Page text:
Ground Hog Day In Hartford


Editorial

The coming weeks in Hartford may seem like Groundhog Day … again. Why, you may ask, since Punxsutawney Phil already said it would be an early spring? It is because our state legislature is, once again, taking up the issue of tolls throughout the state. The vote was supposed to be this week. As of this writing, it may be next week, next month or later this year.

We have been amazed how proponents of tolls have never once had control of the issue or debate. As a result, anti-toll groups and individuals have created a grass-roots movement unlike any we have seen before. Greenwich’s own Hillary Gunn has become such a powerhouse that our Governor’s wife has emailed friends in town trying to find out who she is, as shown in recent emails made public.

The current toll proposal is to tax tractor-trailers only. Rhode Island passed similar legislation that is being challenged in federal court as being unconstitutional and violating the inter-state commerce clause. Recently elected State Representative Harry Arora brought clarity to the issue when he wrote that out-of-state trucks already pay a tax to use our highways, the Motor Carrier Road Tax (MCRT). “The MCRT, a lesser known tax, is paid by out-of-state truckers based on how many miles they drive in Connecticut. This debunks the current narrative that tractor trailers do no pay to use our roads; they already do.”

The current plan also calls for a gantry to be placed on the very short section of 684 that crosses the tip of Greenwich. This section of highway, which has no on or off ramps in Greenwich, is maintained by the state of New York. They plow it in the winter and their state police patrol it all year long. In what universe is placing a Connecticut toll there logical or even neighborly? In fact, Westchester politicians have already voiced outrage at the proposal, saying they were never consulted before the plan was made public. It surely will also be challenged in court. Appropriate due diligence in advance – homework – will save court challenges and legal fees as well as a myriad of other very real fiscal problems with this legislation. Connecticut is certainly in no position to waste more money.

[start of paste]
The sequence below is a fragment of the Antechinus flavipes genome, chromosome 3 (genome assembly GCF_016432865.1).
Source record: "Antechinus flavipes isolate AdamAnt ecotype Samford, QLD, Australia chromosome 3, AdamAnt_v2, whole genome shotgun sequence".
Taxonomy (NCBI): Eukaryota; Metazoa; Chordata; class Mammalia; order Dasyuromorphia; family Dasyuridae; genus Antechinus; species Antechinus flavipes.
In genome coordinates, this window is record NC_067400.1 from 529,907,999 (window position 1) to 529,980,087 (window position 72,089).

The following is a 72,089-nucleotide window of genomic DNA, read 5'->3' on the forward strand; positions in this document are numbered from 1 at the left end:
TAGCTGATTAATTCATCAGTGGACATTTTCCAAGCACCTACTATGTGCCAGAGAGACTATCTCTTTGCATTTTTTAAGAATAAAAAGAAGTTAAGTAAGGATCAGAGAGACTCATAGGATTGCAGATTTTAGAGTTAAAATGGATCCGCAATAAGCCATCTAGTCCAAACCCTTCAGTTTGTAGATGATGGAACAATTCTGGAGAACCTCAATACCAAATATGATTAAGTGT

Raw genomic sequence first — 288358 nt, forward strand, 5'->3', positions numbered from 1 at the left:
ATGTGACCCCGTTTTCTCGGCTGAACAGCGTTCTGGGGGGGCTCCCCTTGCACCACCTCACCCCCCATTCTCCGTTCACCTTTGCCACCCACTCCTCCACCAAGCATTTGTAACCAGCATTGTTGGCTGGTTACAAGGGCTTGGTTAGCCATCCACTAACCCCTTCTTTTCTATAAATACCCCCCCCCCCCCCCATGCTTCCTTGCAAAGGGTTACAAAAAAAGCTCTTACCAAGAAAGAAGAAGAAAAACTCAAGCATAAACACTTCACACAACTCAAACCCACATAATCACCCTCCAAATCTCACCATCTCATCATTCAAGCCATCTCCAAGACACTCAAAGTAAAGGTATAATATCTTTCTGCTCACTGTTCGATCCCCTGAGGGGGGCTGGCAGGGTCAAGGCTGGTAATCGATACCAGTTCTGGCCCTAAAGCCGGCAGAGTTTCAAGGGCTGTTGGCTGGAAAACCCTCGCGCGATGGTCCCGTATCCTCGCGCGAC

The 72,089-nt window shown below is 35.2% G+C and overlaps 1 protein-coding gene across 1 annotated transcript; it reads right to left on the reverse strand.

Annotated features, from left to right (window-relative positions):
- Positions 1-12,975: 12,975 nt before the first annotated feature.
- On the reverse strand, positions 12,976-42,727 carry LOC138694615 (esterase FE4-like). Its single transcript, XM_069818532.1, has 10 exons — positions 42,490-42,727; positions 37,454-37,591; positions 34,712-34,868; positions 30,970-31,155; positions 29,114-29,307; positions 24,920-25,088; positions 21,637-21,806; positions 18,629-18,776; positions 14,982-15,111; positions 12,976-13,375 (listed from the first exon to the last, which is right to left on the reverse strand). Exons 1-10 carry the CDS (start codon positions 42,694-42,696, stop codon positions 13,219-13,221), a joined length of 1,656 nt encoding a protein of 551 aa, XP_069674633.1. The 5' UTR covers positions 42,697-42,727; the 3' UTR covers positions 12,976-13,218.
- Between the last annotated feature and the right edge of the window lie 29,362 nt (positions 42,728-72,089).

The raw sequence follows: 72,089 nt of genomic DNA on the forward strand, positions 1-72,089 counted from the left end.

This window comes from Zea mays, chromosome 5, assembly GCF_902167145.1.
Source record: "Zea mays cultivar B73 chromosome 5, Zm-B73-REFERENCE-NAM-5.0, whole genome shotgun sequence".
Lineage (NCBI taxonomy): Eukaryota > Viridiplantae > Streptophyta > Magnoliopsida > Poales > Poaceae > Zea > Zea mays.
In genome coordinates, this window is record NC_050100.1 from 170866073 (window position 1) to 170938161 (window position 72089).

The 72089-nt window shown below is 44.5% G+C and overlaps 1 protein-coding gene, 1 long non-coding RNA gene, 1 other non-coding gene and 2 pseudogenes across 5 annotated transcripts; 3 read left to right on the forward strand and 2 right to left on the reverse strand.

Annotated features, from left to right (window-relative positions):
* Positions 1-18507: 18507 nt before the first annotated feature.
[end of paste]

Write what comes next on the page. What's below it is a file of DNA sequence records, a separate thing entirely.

What the legislature was to vote on this week (now pushed potentially to next week, next month or who knows when in a seemingly never-ending shell game) is such a flawed proposal that neither the Democrats in the Senate or House believe the other chamber will pass it. (That should tell us something.) In fact, they have come up with a plan that is more befitting P.T. Barnum than those we elected to represent us. They were to hold simultaneous votes in the Senate and House at the exact same moment to ensure it would pass both chambers. One, two, three… vote!

According to Senate and House rules, this is not even possible. They will need to suspend their own rules and put in place temporary ones before they can play “Rock, Paper, Scissors” with our legislative process. This is unacceptable and our entire delegation should be horrified, unified and vocal in opposition to a vote, any vote, occurring in such a manner.

The idea to reintroduce tolls has been floated repeatedly for the past few years. During that time Democrats have gained overwhelming majorities in both the Senate and House; however, they have been unable to garner enough votes to pass a toll bill. Polls have also shown a majority of Connecticut residents are not in favor of tolls.

What is currently before the legislature is a mockery. It has enough holes in it that, well, a tractor trailer could drive through it. They say nicotine is a gateway drug to using harder, more harmful drugs. This legislation is a gateway toll that will ultimately lead to tolling everyone who travels on Connecticut’s highways. That is unacceptable.

Just to be perfectly clear: to our delegation in Hartford and our Governor, your hometown weekly newspaper continues to be opposed to this toll legislation and, especially, the way it is being handled.

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